Tractatus Logico-Philosophicus – the Introduction of the Archetypal Sign of Logic
Tractatus Logico-Philosophicus – the Introduction of the Archetypal Sign of Logic


This paper attempts to bring evidence that Wittgenstein’s work is consolidated around a single idea: that language, reality, the world, human nature share one and the same logical structure. The focus is on the Archetypal sign of logic representing the Bipolar structure of logic, as introduced by the Tractatus. It establishes that the acknowledgement of the structure of logic is the end-point of our search for logical truths. Further notations are impossible for this structure stands for the only possible full description of reality.

Table of contents

    Which is the idea Wittgenstein strove to make intelligible to the collective consciousness? Why it is important?

    The result of our investigation so far shows that nothing essential was achieved. By marking the points at which we make wrong moves, we can come to the solution. It is required intellectual independence and readiness to drop previous notions, for Wittgenstein’s work considers something which we do not expect.

    Ground to Step on

    1. The Tractatus cannot be interpreted: one either understands it or not. This is so, because “the meaning mustn’t be capable of interpretation”; it “is the last interpretation”. (Wittgenstein 1972) If we want to understand the meaning the Tractatus conveys, we have to respect the rules which the text establishes for its reading. For instance, if the Tractatus deals with the equilibrium of all propositions which displays the logical structure of language, reality, the world, it forces on one the form of interaction with its text: there is a picture to be seen – the archetypal sign of logic representing the structure of the logical space.

    2. Wittgenstein’s work deals with a single object “seen from different angles.” (Wittgenstein 1980) The object concerns the nature of logic – it cannot be spoken of for all language breaks out from it, but only shown. The problem of what can be expressed by language and what cannot be expressed by it, but only shown, is the cardinal problem of philosophy. (Wittgenstein in Monk 2005)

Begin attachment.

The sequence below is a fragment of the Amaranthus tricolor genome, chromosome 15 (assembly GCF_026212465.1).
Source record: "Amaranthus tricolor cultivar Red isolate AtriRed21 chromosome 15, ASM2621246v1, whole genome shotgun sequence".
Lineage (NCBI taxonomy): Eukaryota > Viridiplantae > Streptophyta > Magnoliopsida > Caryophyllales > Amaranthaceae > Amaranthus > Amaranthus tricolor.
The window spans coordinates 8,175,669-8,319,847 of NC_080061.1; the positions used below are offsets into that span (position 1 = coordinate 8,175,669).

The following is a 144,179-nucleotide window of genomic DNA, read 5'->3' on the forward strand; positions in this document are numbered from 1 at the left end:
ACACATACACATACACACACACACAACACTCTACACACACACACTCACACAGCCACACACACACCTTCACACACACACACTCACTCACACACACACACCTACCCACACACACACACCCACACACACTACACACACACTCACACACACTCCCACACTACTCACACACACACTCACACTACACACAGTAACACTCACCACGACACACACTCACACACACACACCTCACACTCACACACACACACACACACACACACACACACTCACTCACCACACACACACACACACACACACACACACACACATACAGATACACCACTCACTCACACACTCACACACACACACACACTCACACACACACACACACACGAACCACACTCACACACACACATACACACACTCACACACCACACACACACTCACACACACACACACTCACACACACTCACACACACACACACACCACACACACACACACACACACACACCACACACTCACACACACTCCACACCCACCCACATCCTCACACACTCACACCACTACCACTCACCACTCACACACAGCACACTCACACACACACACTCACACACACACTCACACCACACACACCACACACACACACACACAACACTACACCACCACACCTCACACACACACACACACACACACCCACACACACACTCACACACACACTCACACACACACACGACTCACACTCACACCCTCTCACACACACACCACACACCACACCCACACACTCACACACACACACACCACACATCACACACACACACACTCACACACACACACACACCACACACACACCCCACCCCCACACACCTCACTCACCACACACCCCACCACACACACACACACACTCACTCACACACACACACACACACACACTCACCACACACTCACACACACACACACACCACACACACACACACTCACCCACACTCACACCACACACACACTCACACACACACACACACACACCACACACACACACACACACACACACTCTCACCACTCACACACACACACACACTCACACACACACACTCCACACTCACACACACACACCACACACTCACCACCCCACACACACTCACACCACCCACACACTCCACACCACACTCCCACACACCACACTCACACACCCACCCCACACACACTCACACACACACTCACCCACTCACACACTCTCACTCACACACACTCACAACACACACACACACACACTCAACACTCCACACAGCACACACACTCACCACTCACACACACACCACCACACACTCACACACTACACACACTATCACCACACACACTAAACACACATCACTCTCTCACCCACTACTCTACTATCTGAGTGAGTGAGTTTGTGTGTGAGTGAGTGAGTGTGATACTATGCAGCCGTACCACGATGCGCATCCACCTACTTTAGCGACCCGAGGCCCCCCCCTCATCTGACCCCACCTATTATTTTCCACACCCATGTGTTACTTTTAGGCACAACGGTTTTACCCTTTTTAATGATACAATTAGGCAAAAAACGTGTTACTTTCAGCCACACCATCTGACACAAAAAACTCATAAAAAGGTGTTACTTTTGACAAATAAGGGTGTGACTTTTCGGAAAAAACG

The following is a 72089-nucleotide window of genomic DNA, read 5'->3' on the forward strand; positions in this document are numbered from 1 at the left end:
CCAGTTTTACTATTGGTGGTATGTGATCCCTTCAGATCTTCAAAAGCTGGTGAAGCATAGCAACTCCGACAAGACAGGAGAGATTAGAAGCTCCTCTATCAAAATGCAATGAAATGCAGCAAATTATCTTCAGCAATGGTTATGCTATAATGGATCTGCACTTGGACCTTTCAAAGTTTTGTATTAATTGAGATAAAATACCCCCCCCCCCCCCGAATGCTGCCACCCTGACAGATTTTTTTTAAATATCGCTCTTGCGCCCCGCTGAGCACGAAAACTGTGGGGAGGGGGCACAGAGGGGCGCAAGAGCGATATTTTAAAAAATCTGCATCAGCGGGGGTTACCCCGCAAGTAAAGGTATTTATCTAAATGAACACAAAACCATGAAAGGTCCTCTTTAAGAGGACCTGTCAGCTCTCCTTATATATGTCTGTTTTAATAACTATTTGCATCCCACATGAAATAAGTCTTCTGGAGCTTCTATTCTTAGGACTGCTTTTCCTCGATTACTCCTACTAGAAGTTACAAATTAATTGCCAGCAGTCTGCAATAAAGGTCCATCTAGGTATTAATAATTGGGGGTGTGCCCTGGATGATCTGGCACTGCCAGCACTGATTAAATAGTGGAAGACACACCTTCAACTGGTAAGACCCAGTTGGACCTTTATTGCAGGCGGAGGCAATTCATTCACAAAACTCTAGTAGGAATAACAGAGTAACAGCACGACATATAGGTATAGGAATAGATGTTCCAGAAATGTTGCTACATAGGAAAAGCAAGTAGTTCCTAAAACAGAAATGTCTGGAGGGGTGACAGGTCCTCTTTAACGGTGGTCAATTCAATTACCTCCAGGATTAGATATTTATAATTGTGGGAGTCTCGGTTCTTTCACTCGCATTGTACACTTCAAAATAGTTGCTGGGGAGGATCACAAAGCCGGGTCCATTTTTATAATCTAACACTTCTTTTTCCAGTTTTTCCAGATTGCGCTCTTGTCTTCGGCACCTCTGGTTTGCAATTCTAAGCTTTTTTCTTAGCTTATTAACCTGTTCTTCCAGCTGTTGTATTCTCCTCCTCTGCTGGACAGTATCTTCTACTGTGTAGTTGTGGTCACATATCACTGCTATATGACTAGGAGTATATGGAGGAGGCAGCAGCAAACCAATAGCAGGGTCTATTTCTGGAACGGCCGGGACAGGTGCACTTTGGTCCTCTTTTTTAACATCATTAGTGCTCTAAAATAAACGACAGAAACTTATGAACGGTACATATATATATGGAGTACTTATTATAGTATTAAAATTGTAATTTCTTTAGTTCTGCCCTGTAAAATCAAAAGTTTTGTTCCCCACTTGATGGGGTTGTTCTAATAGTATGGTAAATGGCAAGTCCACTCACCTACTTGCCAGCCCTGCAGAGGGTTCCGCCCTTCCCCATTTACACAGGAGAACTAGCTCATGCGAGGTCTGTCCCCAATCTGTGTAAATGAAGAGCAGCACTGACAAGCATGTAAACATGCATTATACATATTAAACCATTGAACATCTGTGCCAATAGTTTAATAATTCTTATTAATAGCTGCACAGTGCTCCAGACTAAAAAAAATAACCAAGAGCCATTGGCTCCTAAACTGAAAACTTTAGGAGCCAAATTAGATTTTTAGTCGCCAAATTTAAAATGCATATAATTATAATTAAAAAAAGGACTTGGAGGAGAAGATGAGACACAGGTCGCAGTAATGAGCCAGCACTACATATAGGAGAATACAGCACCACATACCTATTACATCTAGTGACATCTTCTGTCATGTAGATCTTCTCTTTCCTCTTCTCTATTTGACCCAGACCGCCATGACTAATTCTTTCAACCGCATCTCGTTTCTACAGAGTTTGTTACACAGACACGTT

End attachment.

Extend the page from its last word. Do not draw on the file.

3. Wittgenstein establishes that as there is something to be known by experience – empirical knowledge based on hypotheses, there is also something to be known which is prior to experience and does not rest on any hypothesis: it is about understanding “the basis, or essence, of everything empirical”. (Wittgenstein 1968) It is arrived at in logic. Thus, our problem is purely logical.

    4. Premises of the Tractatus’ model of logic: 1) logic is prior to the world; 2) whatever can be said about logic, the said one cannot escape the logic of language; 3) language is organic to our nature (4. 002). Therefore, language is the only available to us epistemology: if we want to know something about the world, reality and ourselves, we have to know the nature of logic.

    The Bipolar Structure of Logic or the Archetypal Sign of Logic

    The Structure of the Logical Space is the Structure of the World and Reality.

    1. Wittgenstein introduces this structure constituted of two places connected in a loop through the pattern: the totality of facts (“Tatsachen”) which fills the logical space consists of two opposites, the positive fact – “everything that is the case”, “das Bestehen von Sachverhalten”, and the negative fact – everything “that is not the case”, “das Nichtbestehen von Sachverhalten”. (2. 06)